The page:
Public Interest, Private Data: AI and Trade Secrets in Canada

By Chris Chiavatti and Liz Gray

Trade secrets are an often-neglected form of IP, but are growing in importance as artificial intelligence (AI) becomes a dominant force for innovation. The data used to train AI models are often protected as trade secrets–but that protection is increasingly under scrutiny.

In a new article in the Canadian Intellectual Property Review, the journal of the Intellectual Property Institute of Canada, Canadian-trained lawyer Matt Malone explores the expansion of trade secret protection and potential clashes between AI trade secrets and the public interest. As public interest litigants become more attuned to potential harms caused by AI, they have sought disclosure of the data fed into AI algorithms. Mr. Malone explores several cases where public interest litigants have sought disclosure of government-held data protected as trade secrets. He argues that the common law at the intersection of privacy, trade secrets, and access to information appears to be evolving in favour of these litigants, though logistical hurdles continue to create barriers.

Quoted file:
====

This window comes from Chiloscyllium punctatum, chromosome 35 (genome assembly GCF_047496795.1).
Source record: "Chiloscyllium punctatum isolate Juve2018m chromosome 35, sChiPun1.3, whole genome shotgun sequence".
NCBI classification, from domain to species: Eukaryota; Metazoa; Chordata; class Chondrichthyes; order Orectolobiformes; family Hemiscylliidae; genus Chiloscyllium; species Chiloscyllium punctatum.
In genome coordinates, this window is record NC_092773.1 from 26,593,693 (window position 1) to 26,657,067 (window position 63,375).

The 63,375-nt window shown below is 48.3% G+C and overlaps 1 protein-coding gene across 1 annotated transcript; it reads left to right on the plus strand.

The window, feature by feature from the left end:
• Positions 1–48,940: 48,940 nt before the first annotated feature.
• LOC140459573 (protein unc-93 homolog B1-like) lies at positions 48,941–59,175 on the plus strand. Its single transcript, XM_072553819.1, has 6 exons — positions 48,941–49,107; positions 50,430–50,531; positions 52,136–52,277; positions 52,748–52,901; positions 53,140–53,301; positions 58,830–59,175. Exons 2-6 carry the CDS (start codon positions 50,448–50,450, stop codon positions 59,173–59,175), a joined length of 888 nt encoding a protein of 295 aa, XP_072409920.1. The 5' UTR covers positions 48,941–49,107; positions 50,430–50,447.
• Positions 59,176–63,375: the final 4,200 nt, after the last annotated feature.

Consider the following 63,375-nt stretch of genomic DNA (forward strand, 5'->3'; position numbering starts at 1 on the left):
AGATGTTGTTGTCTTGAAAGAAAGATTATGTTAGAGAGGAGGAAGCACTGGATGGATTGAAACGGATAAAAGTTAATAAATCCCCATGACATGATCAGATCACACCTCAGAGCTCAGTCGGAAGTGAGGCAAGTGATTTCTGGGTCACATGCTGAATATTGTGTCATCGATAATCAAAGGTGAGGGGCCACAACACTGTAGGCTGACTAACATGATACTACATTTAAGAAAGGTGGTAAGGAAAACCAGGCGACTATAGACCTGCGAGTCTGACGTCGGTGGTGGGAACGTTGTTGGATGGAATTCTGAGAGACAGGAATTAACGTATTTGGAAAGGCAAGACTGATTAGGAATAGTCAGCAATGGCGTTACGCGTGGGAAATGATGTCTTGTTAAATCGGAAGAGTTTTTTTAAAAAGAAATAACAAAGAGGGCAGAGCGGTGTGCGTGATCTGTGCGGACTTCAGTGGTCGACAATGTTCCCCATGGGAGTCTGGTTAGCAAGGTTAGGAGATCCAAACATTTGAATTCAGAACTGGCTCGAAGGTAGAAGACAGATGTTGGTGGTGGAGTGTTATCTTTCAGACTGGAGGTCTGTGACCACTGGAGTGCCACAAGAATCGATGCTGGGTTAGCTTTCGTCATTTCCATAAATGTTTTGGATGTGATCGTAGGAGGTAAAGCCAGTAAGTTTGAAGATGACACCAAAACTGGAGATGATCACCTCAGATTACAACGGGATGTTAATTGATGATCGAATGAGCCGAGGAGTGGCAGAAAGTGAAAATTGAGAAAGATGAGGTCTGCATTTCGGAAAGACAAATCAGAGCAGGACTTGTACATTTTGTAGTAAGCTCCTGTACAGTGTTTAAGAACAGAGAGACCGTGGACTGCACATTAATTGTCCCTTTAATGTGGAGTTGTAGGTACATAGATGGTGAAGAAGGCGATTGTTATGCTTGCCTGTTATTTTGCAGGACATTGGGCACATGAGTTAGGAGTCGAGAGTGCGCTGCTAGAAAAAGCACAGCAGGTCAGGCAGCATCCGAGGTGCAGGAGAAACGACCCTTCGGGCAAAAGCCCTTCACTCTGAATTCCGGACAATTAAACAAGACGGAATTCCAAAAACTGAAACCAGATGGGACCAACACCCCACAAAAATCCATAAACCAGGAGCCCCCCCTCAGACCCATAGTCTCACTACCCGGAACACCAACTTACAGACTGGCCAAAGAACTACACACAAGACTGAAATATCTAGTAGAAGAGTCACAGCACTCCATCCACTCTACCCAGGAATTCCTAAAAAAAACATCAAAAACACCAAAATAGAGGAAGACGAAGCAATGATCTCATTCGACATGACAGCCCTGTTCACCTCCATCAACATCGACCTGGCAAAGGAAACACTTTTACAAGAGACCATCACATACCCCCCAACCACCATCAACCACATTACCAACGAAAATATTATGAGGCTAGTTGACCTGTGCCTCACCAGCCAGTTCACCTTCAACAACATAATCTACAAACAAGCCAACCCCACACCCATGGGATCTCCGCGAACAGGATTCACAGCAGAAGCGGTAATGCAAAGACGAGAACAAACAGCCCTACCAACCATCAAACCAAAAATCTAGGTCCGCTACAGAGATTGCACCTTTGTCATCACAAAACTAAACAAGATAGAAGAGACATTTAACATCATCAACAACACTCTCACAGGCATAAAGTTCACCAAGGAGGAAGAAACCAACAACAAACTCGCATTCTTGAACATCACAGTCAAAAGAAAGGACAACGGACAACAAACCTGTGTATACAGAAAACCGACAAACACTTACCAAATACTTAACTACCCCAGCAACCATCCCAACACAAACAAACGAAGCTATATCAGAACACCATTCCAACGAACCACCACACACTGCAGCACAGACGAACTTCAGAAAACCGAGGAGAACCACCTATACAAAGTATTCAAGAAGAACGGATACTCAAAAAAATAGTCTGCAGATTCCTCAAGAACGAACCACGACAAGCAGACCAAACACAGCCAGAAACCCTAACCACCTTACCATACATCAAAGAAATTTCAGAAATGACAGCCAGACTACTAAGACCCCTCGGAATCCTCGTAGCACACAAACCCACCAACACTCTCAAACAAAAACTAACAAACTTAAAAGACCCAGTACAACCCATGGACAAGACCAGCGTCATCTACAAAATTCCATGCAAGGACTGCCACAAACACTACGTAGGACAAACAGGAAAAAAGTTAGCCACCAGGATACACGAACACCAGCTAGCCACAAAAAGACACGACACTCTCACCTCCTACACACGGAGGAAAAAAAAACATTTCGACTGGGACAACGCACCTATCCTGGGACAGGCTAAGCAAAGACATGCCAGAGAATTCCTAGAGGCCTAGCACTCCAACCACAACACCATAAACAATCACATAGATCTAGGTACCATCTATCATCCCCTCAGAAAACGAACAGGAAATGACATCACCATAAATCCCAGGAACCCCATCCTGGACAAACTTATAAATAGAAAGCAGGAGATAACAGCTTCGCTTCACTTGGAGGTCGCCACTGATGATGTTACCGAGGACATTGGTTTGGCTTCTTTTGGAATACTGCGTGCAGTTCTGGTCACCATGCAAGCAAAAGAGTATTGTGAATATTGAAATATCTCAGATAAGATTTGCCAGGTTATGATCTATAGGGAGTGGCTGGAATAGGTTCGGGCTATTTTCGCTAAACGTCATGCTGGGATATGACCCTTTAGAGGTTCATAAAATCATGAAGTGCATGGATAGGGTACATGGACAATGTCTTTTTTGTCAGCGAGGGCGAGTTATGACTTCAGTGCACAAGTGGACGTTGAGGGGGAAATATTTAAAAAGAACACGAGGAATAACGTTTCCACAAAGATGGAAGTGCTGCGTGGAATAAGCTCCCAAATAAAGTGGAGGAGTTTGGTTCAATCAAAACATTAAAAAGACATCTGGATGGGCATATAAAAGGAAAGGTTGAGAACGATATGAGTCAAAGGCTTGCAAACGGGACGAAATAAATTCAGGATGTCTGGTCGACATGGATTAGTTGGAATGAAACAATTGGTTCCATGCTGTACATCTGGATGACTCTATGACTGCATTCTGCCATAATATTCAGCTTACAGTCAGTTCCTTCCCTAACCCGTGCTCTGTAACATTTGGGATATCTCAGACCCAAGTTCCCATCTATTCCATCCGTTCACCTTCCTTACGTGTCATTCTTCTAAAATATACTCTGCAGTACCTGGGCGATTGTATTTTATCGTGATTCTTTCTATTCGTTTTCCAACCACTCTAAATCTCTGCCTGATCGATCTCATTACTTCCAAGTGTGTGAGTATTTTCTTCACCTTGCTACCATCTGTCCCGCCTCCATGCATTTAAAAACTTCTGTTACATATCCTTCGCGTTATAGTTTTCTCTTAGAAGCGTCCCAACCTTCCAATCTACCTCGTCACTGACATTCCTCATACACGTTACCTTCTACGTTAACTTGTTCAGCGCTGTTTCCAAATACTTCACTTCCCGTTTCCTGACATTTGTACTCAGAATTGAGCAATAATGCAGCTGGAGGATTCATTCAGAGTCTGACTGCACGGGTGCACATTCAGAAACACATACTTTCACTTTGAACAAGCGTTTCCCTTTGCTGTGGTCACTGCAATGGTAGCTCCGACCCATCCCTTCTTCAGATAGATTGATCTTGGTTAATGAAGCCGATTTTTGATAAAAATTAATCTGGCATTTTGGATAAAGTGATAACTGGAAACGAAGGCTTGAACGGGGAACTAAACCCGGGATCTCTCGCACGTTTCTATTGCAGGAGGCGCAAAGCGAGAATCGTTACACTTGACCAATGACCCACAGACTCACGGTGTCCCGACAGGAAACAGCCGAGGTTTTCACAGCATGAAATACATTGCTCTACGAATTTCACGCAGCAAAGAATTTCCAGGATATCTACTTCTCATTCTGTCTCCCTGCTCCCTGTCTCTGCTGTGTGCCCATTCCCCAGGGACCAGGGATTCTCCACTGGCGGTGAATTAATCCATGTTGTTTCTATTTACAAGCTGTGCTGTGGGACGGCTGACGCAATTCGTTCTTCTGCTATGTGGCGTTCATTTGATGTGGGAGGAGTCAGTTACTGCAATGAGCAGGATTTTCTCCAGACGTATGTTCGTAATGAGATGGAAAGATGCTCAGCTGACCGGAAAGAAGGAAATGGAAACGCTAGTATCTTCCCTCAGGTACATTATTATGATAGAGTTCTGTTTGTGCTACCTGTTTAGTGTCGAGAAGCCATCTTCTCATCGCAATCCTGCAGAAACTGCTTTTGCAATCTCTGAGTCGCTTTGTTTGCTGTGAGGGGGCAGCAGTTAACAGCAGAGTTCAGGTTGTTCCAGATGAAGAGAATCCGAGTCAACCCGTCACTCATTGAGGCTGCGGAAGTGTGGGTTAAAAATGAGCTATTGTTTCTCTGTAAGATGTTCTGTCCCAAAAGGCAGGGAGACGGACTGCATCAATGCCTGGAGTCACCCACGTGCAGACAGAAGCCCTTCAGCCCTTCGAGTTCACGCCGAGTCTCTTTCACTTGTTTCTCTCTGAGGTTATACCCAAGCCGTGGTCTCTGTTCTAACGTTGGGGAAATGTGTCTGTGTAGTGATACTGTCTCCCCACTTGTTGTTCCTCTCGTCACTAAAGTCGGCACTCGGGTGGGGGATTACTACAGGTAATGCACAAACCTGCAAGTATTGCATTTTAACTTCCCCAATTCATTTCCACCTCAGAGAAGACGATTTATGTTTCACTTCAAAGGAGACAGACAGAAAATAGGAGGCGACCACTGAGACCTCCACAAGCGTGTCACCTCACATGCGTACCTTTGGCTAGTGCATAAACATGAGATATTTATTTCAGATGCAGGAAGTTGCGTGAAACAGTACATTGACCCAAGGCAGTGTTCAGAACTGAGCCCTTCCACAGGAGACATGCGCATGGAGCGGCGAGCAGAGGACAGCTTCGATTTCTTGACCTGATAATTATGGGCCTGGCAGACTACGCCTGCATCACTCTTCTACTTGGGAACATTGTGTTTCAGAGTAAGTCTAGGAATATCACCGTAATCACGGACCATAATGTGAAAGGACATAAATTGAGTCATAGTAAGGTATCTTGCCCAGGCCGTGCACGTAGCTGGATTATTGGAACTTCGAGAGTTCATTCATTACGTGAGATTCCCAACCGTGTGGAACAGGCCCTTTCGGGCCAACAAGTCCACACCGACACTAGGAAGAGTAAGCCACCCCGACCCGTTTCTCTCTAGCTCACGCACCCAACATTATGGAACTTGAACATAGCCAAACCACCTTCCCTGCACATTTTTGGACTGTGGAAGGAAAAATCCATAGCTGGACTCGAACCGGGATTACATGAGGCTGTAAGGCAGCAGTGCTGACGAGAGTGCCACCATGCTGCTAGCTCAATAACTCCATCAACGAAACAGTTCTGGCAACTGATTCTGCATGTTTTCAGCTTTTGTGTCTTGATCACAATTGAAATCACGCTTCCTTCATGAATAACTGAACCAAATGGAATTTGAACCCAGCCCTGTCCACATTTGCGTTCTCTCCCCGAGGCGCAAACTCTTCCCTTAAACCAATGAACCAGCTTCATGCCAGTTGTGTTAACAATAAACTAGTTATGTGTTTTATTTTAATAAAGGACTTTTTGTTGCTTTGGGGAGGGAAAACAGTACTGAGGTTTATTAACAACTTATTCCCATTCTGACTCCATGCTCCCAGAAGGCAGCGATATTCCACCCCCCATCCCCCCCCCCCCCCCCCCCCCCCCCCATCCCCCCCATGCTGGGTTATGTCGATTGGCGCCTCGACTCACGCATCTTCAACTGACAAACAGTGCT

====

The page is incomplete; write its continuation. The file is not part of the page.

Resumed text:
Protecting AI inventions while staying mindful of privacy obligations and interests can be a delicate balance. Trade secrets may be effective in some cases, but as the laws around public interests continue to evolve, it is worth examining your IP strategy as a whole. For further information about protecting your intellectual property rights, please reach out to our experts: Art Brion and Natalie Raffoul.

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